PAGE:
Steve Ballmer, chairman of the Los Angles Clippers, is calling on corporate leaders to help close the yawning economic gaps that are leaving many black Americans behind.
"How do we give that kind of economic upside to more African-Americans?" Ballmer, the former CEO of Microsoft, said in an interview with Gayle King on Friday on CBS This Morning. "If you look at economic mobility data, it's not very good for African-Americans, and particularly for African-American males."
The economic inequalities that exist between black and white families have been underscored by the nationwide protests following the death of George Floyd at the hands of Minneapolis police officers. Many of the rosy economic figures routinely touted by both Republican and Democratic presidential administrations in recent years don't reflect the according to the Brookings Institution.facing millions of black Americans. For instance, the net worth of a typical white family is nearly 10 times that of black households, at $171,000 to $17,150, respectively,
Companies can play an important role in that narrowing such gaps, Ballmer told King.
"It means investing in the communities, it means investment in early childhood education, it means working on the schools, it means improving the safety of the environment and the role of the police in those environments, it means getting people into college," he said.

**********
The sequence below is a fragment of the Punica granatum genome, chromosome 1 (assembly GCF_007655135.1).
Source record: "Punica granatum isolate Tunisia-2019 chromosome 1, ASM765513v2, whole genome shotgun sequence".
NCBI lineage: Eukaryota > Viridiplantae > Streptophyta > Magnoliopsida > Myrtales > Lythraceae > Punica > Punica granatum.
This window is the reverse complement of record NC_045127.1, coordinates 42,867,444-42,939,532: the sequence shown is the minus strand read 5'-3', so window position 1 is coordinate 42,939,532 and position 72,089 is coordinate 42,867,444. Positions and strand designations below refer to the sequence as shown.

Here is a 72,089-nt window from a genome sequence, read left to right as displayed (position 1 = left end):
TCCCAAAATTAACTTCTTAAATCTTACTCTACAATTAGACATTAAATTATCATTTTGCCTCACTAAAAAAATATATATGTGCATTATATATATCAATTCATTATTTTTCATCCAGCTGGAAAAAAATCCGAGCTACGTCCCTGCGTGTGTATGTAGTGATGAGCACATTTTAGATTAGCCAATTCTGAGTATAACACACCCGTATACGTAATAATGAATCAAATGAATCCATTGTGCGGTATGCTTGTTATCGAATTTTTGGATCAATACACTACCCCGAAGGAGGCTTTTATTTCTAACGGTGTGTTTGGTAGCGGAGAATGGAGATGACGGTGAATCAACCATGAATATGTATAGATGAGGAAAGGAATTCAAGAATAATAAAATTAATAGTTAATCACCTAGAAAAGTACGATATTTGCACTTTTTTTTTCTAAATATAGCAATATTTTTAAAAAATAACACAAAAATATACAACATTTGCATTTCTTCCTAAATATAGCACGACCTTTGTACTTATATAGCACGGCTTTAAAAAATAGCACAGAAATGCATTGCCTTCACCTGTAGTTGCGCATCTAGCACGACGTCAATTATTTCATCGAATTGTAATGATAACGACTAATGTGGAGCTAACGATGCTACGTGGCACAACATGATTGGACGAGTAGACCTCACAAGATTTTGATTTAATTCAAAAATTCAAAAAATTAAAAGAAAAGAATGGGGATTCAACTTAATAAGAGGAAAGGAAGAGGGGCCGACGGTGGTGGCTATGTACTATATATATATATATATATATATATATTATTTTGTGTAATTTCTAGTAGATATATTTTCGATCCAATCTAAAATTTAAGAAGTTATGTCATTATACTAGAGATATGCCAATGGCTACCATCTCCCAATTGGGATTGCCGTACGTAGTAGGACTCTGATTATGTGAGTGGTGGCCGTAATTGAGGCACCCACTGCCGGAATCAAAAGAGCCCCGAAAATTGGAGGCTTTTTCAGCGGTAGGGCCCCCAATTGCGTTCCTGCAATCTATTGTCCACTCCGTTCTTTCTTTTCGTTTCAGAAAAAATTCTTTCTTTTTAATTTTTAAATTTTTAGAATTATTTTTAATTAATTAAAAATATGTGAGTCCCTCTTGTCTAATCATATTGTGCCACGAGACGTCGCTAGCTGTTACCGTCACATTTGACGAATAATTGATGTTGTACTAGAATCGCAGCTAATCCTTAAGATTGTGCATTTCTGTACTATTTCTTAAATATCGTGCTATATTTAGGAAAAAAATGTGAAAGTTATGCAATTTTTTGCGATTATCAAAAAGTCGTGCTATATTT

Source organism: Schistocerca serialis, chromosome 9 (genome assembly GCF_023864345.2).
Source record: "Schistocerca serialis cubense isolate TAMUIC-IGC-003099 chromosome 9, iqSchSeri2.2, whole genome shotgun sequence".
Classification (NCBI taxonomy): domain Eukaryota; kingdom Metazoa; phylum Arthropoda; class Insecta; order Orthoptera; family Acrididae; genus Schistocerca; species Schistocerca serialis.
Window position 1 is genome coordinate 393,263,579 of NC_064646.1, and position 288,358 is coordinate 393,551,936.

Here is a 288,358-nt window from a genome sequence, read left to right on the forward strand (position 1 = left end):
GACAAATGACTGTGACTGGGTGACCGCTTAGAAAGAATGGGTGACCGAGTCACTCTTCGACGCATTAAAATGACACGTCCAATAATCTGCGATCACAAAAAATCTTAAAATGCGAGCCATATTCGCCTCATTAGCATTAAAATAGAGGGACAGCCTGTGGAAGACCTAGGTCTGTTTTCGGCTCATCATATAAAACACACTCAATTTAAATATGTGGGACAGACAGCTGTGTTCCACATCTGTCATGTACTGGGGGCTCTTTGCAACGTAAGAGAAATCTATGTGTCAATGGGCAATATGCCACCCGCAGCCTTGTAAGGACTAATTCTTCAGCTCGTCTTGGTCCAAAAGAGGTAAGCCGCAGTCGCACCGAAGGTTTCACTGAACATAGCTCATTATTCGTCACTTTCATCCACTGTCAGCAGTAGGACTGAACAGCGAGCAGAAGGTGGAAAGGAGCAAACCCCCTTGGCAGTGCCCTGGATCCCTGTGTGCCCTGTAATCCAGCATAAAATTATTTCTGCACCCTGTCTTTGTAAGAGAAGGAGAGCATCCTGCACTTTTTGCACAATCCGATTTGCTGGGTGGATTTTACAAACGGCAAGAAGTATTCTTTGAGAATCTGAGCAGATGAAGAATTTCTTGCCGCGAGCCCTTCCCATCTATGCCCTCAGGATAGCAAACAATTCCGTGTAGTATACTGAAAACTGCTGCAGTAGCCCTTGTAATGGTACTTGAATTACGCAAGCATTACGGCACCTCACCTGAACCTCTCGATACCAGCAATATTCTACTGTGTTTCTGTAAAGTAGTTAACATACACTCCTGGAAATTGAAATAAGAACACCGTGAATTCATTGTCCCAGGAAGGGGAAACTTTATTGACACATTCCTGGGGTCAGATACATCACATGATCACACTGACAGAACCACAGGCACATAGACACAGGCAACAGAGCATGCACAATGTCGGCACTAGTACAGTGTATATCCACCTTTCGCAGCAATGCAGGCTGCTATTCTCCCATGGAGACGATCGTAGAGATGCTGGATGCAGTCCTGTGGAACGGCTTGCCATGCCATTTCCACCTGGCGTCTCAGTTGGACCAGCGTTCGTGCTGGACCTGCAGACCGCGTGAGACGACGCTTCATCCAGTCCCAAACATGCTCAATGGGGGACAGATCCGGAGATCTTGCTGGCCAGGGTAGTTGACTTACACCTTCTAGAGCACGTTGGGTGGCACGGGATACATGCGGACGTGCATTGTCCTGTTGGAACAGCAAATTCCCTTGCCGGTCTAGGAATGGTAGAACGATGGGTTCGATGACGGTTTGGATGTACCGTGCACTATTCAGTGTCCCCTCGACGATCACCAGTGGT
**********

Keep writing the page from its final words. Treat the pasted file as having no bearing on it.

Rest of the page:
Ballmer added that white Americans and corporate leaders should aim to be an "ally of these causes."
Asked by King about his conversations following Floyd's death with Los Angeles Clippers players and coaches, Ballmer said the discussions drove home how the "smallest things in life can cause a negative interaction for a black person," including interactions with police.
"You can take the uniform off and you're right back in the mix with other black men," he said.
Ballmer also condemned the behavior of Derek Chauvin, the former Minneapolis Police Department officer.
Ballmer added that he is saddened and enraged by Floyd's death. "It's maddening to me that not more has been done, that people like me and others haven't been able to contribute more," he said. "The behavior of that officer, oh my gosh, it's awful, it's terrible."